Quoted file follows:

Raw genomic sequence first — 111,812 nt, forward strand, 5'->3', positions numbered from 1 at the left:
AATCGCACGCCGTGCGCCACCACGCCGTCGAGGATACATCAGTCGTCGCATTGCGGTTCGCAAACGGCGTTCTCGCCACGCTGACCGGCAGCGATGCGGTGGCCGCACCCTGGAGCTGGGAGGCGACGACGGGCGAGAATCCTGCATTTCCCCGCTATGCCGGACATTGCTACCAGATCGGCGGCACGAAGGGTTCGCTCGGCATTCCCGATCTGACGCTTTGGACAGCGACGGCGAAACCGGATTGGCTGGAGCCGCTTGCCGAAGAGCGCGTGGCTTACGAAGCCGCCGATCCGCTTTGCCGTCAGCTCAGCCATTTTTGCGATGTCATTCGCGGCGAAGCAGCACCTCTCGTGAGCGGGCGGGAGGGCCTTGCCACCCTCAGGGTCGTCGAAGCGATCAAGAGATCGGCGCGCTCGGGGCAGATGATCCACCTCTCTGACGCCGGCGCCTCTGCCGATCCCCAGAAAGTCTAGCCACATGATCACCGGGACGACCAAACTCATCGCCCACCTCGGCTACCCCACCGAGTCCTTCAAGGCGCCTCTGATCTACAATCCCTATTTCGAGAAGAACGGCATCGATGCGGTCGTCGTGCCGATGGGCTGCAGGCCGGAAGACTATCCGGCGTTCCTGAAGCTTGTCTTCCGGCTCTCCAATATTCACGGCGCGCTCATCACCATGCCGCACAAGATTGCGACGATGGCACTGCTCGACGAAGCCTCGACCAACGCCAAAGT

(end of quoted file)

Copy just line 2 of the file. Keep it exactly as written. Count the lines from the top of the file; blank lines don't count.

AATCGCACGCCGTGCGCCACCACGCCGTCGAGGATACATCAGTCGTCGCATTGCGGTTCGCAAACGGCGTTCTCGCCACGCTGACCGGCAGCGATGCGGTGGCCGCACCCTGGAGCTGGGAGGCGACGACGGGCGAGAATCCTGCATTTCCCCGCTATGCCGGACATTGCTACCAGATCGGCGGCACGAAGGGTTCGCTCGGCATTCCCGATCTGACGCTTTGGACAGCGACGGCGAAACCGGATTGGCTGGAGCCGCTTGCCGAAGAGCGCGTGGCTTACGAAGCCGCCGATCCGCTTTGCCGTCAGCTCAGCCATTTTTGCGATGTCATTCGCGGCGAAGCAGCACCTCTCGTGAGCGGGCGGGAGGGCCTTGCCACCCTCAGGGTCGTCGAAGCGATCAAGAGATCGGCGCGCTCGGGGCAGATGATCCACCTCTCTGACGCCGGCGCCTCTGCCGATCCCCAGAAAGTCTAGCCACATGATCACCGGGACGACCAAACTCATCGCCCACCTCGGCTACCCCACCGAGTCCTTCAAGGCGCCTCTGATCTACAATCCCTATTTCGAGAAGAACGGCATCGATGCGGTCGTCGTGCCGATGGGCTGCAGGCCGGAAGACTATCCGGCGTTCCTGAAGCTTGTCTTCCGGCTCTCCAATATTCACGGCGCGCTCATCACCATGCCGCACAAGATTGCGACGATGGCACTGCTCGACGAAGCCTCGACCAACGCCAAAGT